Before we get to the blog, look at what a couple of days Saharan heat can do in the UK
In the UK we have our first-ever Red Heat Alert. In the East of England and in cities it’s worst, and at Heathrow this morning the temperature was recorded at over 40degrees. Some of you live in hotter climates than even this, but we’re not used to it, our houses aren’t built for it, our infrastructure quite literally buckles under it, we wilt. As I write this I have a friend in London who is writing her TV series in a room with the curtains drawn, wearing a wet towel around her shoulders, desperately trying to cope. Here in Wales the worst has passed and we’ve just heard a roll of thunder, and a smattering of rain has shimmied by, gone almost as soon as it came, and mercifully – magically- the temperature has dropped to 25.
But I don’t want to talk about that. I want to talk about money. I’m looking around for a church to attend, an active church, out in the community, following the example of Acts with a common purse, showing practical care as encouraged by James, and when I finished my Romans re-read a week or so ago, I went on to 1 Corinthians (where I found that gentle warning about losing my first love yesterday in chapter 13). This morning I typed up my notes and as I was battering the keyboard in my plink-plonk-bash way, I discovered another nugget of gold. Listen, 1 Corinthians 12: verse 7
A spiritual gift is given to each of us so that we can help each other.
The bold font is mine.
I’m not going to make a big distinction between Spiritual gifts and practical gifts, because I’m thinking rather more generally about gifting, and remembering that ‘Whatever is good and perfect is a gift coming down to us from God our Father,‘ James 1:17
Whatever is good. So that we can help each other.
I’ve been given a gift with words and that gift has enabled me to earn a living for nearly 40 years. It’s nothing I’ve created, it’s a gift. It was placed in my hands and head and heart. It’s not the gift of genius, or the gift of amazing ability, or the gift of stardom or great insight and intelligence and talent, and compared to the giants of writing mine is a small gift, but it’s enough. I revel in it and I’m very grateful. It’s enabled me to earn a living, and more than a living. At one stage in my life money rolled in faster than I could roll it out. Sometimes I’ve been unwise – I remember thousands of pounds I sent to a ‘Nigerian schoolgirl’ who claimed to have been orphaned and had a kidney disease and her aged grandmother who was looking after her had heart problems and… and… you can imagine the rest… In the 80’s I sent money to this needy soul for years before I was gently advised that she was probably a bloke of 50 driving a Mercedes and lording it over a call centre.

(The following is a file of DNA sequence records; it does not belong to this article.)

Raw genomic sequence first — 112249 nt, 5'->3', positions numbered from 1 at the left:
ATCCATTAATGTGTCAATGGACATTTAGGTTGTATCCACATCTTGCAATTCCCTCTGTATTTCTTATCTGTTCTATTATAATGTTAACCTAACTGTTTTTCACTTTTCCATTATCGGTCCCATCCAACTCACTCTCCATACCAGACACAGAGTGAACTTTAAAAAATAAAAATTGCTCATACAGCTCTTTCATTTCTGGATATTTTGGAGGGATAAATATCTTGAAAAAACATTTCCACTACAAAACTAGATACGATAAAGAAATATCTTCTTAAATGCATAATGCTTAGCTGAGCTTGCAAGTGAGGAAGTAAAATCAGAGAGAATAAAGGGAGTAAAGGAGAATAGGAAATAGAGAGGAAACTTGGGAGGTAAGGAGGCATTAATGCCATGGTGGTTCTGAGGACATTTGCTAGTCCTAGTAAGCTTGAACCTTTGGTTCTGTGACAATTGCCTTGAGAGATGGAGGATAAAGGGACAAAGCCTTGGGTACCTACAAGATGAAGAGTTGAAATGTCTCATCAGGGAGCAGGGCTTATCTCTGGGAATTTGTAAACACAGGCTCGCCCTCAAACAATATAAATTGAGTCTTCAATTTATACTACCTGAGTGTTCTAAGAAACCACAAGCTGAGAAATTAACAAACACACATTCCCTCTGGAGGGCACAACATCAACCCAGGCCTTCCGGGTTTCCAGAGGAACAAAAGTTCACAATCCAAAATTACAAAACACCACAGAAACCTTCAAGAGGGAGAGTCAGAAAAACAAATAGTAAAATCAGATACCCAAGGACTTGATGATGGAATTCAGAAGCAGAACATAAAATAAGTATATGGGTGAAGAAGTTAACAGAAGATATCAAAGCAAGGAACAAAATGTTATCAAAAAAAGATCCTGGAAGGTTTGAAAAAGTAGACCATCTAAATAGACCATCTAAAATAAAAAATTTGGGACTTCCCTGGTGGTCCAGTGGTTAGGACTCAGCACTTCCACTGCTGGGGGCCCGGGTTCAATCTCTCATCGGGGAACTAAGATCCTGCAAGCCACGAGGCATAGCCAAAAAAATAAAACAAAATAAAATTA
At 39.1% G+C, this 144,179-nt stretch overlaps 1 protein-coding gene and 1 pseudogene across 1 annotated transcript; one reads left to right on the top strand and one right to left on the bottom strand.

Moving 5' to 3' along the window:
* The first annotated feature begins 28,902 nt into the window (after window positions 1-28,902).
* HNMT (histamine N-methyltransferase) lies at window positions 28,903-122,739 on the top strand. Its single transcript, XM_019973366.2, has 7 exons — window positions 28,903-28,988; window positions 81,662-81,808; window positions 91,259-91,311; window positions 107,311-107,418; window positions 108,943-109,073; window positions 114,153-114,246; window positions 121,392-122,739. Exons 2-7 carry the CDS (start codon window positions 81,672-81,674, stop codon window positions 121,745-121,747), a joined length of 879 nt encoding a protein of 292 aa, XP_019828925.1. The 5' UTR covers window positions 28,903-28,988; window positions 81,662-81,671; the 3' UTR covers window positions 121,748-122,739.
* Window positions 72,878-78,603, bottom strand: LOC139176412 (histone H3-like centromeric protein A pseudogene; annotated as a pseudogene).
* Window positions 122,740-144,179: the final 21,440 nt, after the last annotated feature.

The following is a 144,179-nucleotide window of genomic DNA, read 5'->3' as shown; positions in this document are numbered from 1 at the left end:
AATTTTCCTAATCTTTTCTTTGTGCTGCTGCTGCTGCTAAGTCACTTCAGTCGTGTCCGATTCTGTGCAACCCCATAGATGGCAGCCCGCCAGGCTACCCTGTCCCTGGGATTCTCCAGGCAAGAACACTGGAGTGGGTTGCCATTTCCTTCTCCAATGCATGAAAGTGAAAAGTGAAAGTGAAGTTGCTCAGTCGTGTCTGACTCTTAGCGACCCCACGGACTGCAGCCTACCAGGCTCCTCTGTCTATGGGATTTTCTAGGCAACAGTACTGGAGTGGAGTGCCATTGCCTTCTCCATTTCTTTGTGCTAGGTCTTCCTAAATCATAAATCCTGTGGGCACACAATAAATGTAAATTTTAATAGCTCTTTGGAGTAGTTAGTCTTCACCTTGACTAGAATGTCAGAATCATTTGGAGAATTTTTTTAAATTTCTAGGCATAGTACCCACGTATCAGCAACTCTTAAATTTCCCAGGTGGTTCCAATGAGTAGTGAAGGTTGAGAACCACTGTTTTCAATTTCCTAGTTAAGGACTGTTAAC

Just as my writing gift does not take me to the heights of intellectual acclaim, so my wisdom sometimes stalls in base camp. But it was the 80’s, we didn’t know about scams, and we learn as we go along, so I don’t regret that incident, it was a lesson. When, a few years later, I heard about two homeless families in the North East I had the nowse and skill to do some research before contacting them, so that Nigerian experience was good.
If what God gives us is placed in our hands and entrusted to our stewardship, in order that we can help others, isn’t that a fantastic model for growth? If whatever I have been given, over my basic needs, is handed on to others, who in turn hand on any excess to others, what a great and wonderful pyramid system that is! And I believe that there will be excess for most people at some time in their lives because Jesus himself said “Give, and it will be given to you. A good measure, pressed down, shaken together and running over, will be poured into your lap. For with the measure you use, it will be measured to you.”